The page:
The 56th annual Robert Fortenbaugh Memorial Lecture will feature Dr. Thavolia Glymph, who will present, "I'm a Radical Girl:" Enslaved and Free Black Women Unionists and the Politics of Civil War History.
Thavolia Glymph is Professor of History at Duke University and a Faculty Affiliate in the Duke University Population Research Institute (DuPri) and the Program in Women's Studies. Glymph is a historian of the nineteenth century U.S. South specializing in gender and women's history, slavery, emancipation, the Civil War, and Reconstruction. She has published numerous articles and essays and is the author of the prize-winning Out of the House of Bondage: The Transformation of the Plantation Household (Cambridge University Press, 2008) and co-editor of two volumes of Freedom: A Documentary History of Emancipation, 1861-1867 (Series 1, Volume 1 and Series 1, Volume 3).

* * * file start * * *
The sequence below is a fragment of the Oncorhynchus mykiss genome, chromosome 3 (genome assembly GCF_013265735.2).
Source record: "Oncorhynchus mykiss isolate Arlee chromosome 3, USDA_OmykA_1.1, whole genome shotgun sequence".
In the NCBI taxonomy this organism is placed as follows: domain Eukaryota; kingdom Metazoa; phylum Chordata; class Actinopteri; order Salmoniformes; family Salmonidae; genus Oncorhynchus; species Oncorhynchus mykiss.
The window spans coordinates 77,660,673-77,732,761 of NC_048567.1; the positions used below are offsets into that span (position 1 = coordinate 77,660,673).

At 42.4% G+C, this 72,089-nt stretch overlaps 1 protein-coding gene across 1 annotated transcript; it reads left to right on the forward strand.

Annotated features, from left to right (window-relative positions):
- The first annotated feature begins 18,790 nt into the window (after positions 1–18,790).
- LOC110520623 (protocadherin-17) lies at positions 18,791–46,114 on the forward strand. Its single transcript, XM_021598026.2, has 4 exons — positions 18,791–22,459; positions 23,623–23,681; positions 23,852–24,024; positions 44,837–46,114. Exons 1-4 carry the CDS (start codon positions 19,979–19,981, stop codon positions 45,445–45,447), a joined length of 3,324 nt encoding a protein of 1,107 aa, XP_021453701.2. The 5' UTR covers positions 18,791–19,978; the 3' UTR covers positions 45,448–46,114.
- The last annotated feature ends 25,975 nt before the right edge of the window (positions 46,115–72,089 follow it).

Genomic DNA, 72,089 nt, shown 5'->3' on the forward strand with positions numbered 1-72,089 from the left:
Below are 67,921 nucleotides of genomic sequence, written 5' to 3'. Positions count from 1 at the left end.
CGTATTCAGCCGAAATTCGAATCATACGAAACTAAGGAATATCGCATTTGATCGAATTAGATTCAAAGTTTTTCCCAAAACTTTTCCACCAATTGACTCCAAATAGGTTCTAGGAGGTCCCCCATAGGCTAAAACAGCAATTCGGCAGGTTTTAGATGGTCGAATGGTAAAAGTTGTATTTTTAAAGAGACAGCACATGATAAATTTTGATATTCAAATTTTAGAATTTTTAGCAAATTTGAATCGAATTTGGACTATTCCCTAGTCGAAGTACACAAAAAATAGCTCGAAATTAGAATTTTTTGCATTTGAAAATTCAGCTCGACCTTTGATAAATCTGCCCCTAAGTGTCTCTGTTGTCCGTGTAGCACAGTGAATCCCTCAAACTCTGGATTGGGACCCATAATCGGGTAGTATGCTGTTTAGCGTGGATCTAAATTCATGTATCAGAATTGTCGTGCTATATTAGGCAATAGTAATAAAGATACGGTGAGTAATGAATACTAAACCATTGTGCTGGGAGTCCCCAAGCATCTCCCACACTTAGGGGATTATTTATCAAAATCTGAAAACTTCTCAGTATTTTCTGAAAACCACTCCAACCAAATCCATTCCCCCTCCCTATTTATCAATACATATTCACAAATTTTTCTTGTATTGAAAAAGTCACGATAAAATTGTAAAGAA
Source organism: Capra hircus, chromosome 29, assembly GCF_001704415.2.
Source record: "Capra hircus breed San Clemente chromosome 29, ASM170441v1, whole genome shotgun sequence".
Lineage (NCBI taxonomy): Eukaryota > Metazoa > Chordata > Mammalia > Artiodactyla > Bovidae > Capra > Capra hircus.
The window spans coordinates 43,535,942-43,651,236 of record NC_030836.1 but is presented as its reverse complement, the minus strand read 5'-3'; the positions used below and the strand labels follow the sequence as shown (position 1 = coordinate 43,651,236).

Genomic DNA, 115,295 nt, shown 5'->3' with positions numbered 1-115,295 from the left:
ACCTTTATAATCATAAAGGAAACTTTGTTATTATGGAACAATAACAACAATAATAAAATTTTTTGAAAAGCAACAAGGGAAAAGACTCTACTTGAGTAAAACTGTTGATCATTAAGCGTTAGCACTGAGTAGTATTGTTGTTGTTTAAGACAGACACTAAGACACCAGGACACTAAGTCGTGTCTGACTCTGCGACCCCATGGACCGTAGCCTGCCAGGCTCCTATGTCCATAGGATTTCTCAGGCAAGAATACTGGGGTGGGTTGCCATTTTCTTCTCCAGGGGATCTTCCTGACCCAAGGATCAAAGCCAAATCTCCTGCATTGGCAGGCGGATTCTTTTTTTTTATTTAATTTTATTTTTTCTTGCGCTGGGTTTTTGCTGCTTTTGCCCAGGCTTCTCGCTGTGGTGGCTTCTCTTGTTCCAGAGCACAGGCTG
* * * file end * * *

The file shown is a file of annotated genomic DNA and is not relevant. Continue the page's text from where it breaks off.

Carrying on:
She is currently completing two book projects, Women at War: Race, Gender, and Power in the American Civil War and African American Women and Children Refugees in the Civil War. Her next project is entitled "Playing “Dixie” in Egypt: Civil War Veterans in the Egyptian Army and Transnational Transcripts of Race, Nation, Empire and Citizenship, 1869-1878." Glymph has received research support from the National Institutes of Health for her work on Civil War refugees. She was the 2015 John Hope Franklin Visiting Professor of American Legal History at Duke Law School and is an Organization of American Historians Distinguished Lecturer and a member of the American Antiquarian Society.
The Robert Fortenbaugh Memorial Lecture is presented each year on November 19, the anniversary of the Gettysburg Address. The goal of the lecture is to speak to the literate general public without abandoning solid scholarly moorings.